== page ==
SAN DIEGO -- A day after joining Hank Aaron atop baseball's all-time home run list, an emotionally spent Barry Bonds had the afternoon off Sunday.
"I know he's drained," San Francisco Giants Manager Bruce Bochy said. "When he hit that one, [it was] a big load off him.
"As good as he is at handling pressure and dealing with it, you could tell that was a relief. There was a lot of emotion involved in that."
Bochy said Bonds will be back in the lineup when the Giants begin a seven-game homestand tonight in San Francisco, where Bonds has hit most of his milestone homers and where he has long said he wants to pass Aaron.
"He's so well-loved there. And [the fans] certainly deserve it," Bochy said. "We're hoping that it does happen this homestand for our fans. And for Barry."
Bonds strolled into the visiting clubhouse at Petco Park less than two hours before the start of the San Diego Padres' 5-4 victory Sunday, a win that gave them a sweep of the three-game series with the Giants.
Like most of his teammates, he didn't take batting practice and, in fact, never stepped out of the Giants' dugout -- although he did have a bat in his hand and was preparing to pinch-hit in the ninth inning.
During a long, informal pregame session with reporters, he seemed at ease, openly discussing the pressure of chasing one of the most storied records in sports.
"I can't explain it yet. I don't know what to think," said Bonds, who broke out in rashes and became physically ill as he drew nearer to Aaron's record. "Each one gets harder. Each time gets tougher.
"It's the all-time home run record."
However, Bonds said much of the stress and expectation disappeared after he finally matched Aaron with a first-inning home run Saturday, the 755th homer of his career.
"There's no pressure on me at all to do this" tonight, he told a group of more than three dozen reporters, many of whom have been following him for weeks. "[But] if I keep my mechanics right, you guys won't be around long."
Bonds said he did little celebrating Saturday night and didn't even bother to watch a replay of the historic homer, which struck the facing of the second deck in left-center field then bounced into the seats below, traveling an estimated 382 feet.
"[I] sat down in the hotel for a minute," he said. "Took my kid up to bed. I've got an 8-year-old. There's nothing I could do. I don't have a nanny or something."
The significance of Bonds' achievement didn't escape many in the San Francisco clubhouse, however. Although the team knew the record was coming, infielder Kevin Frandsen said many Giants didn't know how to react when it finally arrived.
"You don't know what to do," said Frandsen, a boyhood Bonds fan who was in the lineup last season when Bonds passed Babe Ruth for second on the career home run list. "You're sitting there going 'Did that just happen?' It is one of those things. It's a moment were you're in awe.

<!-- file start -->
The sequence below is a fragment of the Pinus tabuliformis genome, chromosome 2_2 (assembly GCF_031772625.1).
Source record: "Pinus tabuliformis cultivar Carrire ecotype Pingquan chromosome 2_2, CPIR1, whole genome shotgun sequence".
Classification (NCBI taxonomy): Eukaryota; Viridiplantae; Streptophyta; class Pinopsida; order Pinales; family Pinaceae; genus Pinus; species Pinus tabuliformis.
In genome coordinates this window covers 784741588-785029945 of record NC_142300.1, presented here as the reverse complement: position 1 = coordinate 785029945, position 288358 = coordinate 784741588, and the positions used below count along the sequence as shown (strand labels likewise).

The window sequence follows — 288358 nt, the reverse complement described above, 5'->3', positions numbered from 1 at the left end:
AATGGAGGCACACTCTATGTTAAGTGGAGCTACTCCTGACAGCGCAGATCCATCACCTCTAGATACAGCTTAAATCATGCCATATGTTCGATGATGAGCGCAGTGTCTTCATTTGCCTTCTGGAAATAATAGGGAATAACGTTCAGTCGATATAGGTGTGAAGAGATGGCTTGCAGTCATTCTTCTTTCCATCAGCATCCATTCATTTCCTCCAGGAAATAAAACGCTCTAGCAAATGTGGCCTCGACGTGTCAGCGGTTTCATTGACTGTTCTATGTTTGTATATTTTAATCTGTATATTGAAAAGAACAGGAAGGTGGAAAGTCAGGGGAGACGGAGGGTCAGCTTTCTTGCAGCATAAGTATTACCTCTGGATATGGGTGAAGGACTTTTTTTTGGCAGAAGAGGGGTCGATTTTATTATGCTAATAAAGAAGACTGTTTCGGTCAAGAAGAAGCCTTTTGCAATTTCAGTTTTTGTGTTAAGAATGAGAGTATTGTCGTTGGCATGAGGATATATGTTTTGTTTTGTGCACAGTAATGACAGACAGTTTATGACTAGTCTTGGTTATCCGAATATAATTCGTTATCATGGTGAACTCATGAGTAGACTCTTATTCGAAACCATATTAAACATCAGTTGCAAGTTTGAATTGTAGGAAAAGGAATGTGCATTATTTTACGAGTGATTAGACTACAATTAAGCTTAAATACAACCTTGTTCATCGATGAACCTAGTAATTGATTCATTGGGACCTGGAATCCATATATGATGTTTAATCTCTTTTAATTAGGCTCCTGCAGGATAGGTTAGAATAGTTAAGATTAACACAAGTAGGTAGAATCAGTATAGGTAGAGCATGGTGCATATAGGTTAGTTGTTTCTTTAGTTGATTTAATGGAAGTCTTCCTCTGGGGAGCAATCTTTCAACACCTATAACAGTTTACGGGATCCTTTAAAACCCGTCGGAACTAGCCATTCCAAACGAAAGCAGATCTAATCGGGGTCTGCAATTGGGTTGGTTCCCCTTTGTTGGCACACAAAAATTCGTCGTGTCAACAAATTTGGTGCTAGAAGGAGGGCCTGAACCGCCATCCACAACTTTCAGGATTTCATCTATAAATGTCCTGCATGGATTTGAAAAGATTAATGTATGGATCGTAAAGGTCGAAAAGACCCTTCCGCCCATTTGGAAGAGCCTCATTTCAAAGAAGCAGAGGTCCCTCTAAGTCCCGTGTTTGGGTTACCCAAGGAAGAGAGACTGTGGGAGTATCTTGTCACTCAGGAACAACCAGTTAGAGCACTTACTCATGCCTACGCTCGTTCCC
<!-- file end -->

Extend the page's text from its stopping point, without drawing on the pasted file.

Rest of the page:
"I'm pretty lucky."
Added Bochy: "We all have so much respect for Hank Aaron. And here we have the guy that just tied [him]. That makes you realize what's happening. It's such an historic moment. And it's [just] a matter of time before he breaks it.
"It's quite a moment in baseball. I'm happy, proud for Barry. What he accomplished is remarkable. That's a lot of home runs."
Bonds said he received a number of congratulatory calls, including one from Ken Griffey Jr., and got messages from Willie Mays and Alex Rodriguez. More telling, however, is the list of people who haven't called, including Commissioner Bud Selig and Aaron, who has turned his back on Bonds because of widespread speculation the Giants slugger used steroids and other performance-enhancing substances.
One player who congratulated the slugger in person was Padres pitcher Clay Hensley, who gave up the record-tying blast. Hensley, who received an autographed bat from Bonds on Saturday, later ran into the Giants slugger in a hallway between the Padres and Giants clubhouses.
"I shook his hand. I congratulated him," said Hensley, who was sent back to the minors Sunday. "I didn't want to be the guy that gave it up, but I gave it up. He's a great hitter.
"To me, it was just another home run. I'm not going to try to make too much of a big deal out of it. Congratulations to Barry. [But] it's nothing I'm going to watch over and over again on TV."
In addition to losing a bat to Hensley, Bonds also lost a batting helmet Sunday when Jeff Idelson, vice president of baseball's Hall of Fame, carted one out of the Giants' clubhouse in a brown Trader Joe's shopping bag. It will make its next stop in Cooperstown, N.Y.
Next up for Bonds, meanwhile, is 22-year-old rookie left-hander John Lannan of the Washington Nationals, who was born less than nine months after Bonds signed his first pro contract.
"We have a game plan -- go out there and throw strikes," said Lannan, who made his major league debut last week. "If Barry comes up, if I have a chance to pitch to him, I will. If the opportunity calls to pitch around him, I will.
"You don't really think about the one-on-one matchup. You think about the whole game itself. It's not that much of an individual thing."
Except when you're facing the individual who, with one more swing, will become the greatest home run hitter in history.
"I know exactly what I'm capable of doing," Bonds said. "I know if I get into a position to do something, you're in trouble."